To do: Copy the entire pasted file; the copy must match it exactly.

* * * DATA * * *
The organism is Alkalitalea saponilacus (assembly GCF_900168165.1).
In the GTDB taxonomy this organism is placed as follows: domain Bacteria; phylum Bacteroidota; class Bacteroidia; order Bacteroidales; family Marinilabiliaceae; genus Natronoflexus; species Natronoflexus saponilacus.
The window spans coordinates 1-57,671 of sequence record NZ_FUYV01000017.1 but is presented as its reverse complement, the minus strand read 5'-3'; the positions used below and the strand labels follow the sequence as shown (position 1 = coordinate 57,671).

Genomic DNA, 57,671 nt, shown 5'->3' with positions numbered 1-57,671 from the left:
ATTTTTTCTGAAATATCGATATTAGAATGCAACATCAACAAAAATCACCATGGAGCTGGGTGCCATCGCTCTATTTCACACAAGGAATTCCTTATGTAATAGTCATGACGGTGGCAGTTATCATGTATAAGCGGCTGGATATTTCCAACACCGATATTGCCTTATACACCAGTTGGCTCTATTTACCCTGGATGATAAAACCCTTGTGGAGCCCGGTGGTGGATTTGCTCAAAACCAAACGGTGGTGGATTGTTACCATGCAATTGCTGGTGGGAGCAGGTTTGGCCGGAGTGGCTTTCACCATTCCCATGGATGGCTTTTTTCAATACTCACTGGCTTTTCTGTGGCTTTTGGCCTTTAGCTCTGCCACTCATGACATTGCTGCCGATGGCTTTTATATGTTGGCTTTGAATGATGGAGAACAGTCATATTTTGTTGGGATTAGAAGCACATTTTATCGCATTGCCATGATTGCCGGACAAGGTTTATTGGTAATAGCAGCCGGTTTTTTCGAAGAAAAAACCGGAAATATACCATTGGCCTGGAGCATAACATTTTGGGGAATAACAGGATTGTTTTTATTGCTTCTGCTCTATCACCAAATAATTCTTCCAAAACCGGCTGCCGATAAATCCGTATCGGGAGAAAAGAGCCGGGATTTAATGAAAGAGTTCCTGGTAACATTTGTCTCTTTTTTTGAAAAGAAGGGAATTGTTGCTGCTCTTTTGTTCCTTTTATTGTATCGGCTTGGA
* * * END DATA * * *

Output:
The organism is Alkalitalea saponilacus (assembly GCF_900168165.1).
In the GTDB taxonomy this organism is placed as follows: domain Bacteria; phylum Bacteroidota; class Bacteroidia; order Bacteroidales; family Marinilabiliaceae; genus Natronoflexus; species Natronoflexus saponilacus.
The window spans coordinates 1-57,671 of sequence record NZ_FUYV01000017.1 but is presented as its reverse complement, the minus strand read 5'-3'; the positions used below and the strand labels follow the sequence as shown (position 1 = coordinate 57,671).

Genomic DNA, 57,671 nt, shown 5'->3' with positions numbered 1-57,671 from the left:
ATTTTTTCTGAAATATCGATATTAGAATGCAACATCAACAAAAATCACCATGGAGCTGGGTGCCATCGCTCTATTTCACACAAGGAATTCCTTATGTAATAGTCATGACGGTGGCAGTTATCATGTATAAGCGGCTGGATATTTCCAACACCGATATTGCCTTATACACCAGTTGGCTCTATTTACCCTGGATGATAAAACCCTTGTGGAGCCCGGTGGTGGATTTGCTCAAAACCAAACGGTGGTGGATTGTTACCATGCAATTGCTGGTGGGAGCAGGTTTGGCCGGAGTGGCTTTCACCATTCCCATGGATGGCTTTTTTCAATACTCACTGGCTTTTCTGTGGCTTTTGGCCTTTAGCTCTGCCACTCATGACATTGCTGCCGATGGCTTTTATATGTTGGCTTTGAATGATGGAGAACAGTCATATTTTGTTGGGATTAGAAGCACATTTTATCGCATTGCCATGATTGCCGGACAAGGTTTATTGGTAATAGCAGCCGGTTTTTTCGAAGAAAAAACCGGAAATATACCATTGGCCTGGAGCATAACATTTTGGGGAATAACAGGATTGTTTTTATTGCTTCTGCTCTATCACCAAATAATTCTTCCAAAACCGGCTGCCGATAAATCCGTATCGGGAGAAAAGAGCCGGGATTTAATGAAAGAGTTCCTGGTAACATTTGTCTCTTTTTTTGAAAAGAAGGGAATTGTTGCTGCTCTTTTGTTCCTTTTATTGTATCGGCTTGGA